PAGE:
On Wed, Mar 5, 2014 at 2:45 PM, Alvaro Herrera <alvhe...@2ndquadrant.com> wrote:
> Merlin Moncure escribió:
>> It doesn't magically fix it, but at least provides a way forward. If
>> the function you want to modify is in an extension 'foo', you get to
>> put your new stuff in 'foo2' extension.  That way your users do not
>> have to adjust all the code you would have broken.  Perhaps for
>> in-core extensions you offer the old one in contrib for a while until
>> a reasonable amount of time passes then move it out to pgxn.
> Uhm.  Would it work to define a new version of foo, say 2.0, but keep
> the old 1.2 version the default?  That way, if you want to keep the old
> foo you do nothing (after both fresh install and pg_upgrade), and if you
> want to upgrade to the new code, it's just an ALTER EXTENSION UPDATE
> away.

Certainly.  The important point though is that neither option is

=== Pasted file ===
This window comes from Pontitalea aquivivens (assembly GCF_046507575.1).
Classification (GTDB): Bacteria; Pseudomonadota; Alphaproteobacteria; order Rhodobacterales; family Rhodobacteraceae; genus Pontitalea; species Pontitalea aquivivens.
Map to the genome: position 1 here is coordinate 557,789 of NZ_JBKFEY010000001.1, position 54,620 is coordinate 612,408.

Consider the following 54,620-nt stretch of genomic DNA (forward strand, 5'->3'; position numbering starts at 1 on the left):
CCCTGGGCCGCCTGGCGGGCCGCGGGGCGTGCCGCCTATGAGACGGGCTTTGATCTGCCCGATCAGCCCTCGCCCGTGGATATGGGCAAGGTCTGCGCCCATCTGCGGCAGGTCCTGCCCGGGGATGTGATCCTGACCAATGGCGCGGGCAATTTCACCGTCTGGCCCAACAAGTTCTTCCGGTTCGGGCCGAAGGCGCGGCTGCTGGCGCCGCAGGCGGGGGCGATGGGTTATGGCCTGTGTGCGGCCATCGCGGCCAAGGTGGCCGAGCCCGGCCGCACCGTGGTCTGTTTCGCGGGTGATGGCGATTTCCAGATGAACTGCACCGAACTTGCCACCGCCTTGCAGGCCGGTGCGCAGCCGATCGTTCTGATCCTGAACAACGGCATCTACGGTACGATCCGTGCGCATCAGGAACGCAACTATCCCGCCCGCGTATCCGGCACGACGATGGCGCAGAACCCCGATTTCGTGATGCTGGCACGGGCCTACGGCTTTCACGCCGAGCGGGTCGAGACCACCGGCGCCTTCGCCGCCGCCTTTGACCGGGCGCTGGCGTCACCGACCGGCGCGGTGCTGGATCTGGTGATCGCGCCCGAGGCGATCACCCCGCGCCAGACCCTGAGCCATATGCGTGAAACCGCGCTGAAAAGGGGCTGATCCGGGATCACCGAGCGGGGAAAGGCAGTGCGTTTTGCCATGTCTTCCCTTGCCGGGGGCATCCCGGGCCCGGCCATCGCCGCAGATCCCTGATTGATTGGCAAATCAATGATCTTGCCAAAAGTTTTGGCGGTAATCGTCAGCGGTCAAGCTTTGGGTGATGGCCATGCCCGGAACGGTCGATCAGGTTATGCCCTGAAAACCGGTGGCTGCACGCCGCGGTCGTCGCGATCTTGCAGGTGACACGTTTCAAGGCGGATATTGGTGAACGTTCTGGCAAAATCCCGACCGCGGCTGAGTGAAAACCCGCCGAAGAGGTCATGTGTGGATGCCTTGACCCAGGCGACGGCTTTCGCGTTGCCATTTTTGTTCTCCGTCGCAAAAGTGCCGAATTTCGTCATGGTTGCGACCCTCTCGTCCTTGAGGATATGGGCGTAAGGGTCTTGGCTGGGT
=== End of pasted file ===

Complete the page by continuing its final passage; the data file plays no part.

available if the old stuff is locked into the public namespace.
Consider various warts like the array ('array_upper' et al) API or geo
types.  We're stuck with them.  Even with jsonb: it may be the hot new
thing *today* but 5 years down the line there's json2 that does all
kinds of wonderful things we haven't thought about -- what if it
displaces current usages?  The very same people who are arguing that
jsonb should not be in an extension are the ones arguing json is
legacy and to be superseded.  These two points of view IMO are
directly in conflict: if json would have been an extension than the
path to deprecation is clear.  Now the json functions are in the
public namespace.  Forever (or at least for a very long time).

On Wed, Mar 5, 2014 at 2:46 PM, Stephen Frost <sfr...@snowman.net> wrote:
> I don't see why we can't do exactly what you're suggesting in core.

Because you can't (if you're defining core to mean 'not an
extension').  Functions can't be removed or changed because of legacy
application support.  In an extension world, they can -- albeit not
'magically', but at least it can be done.


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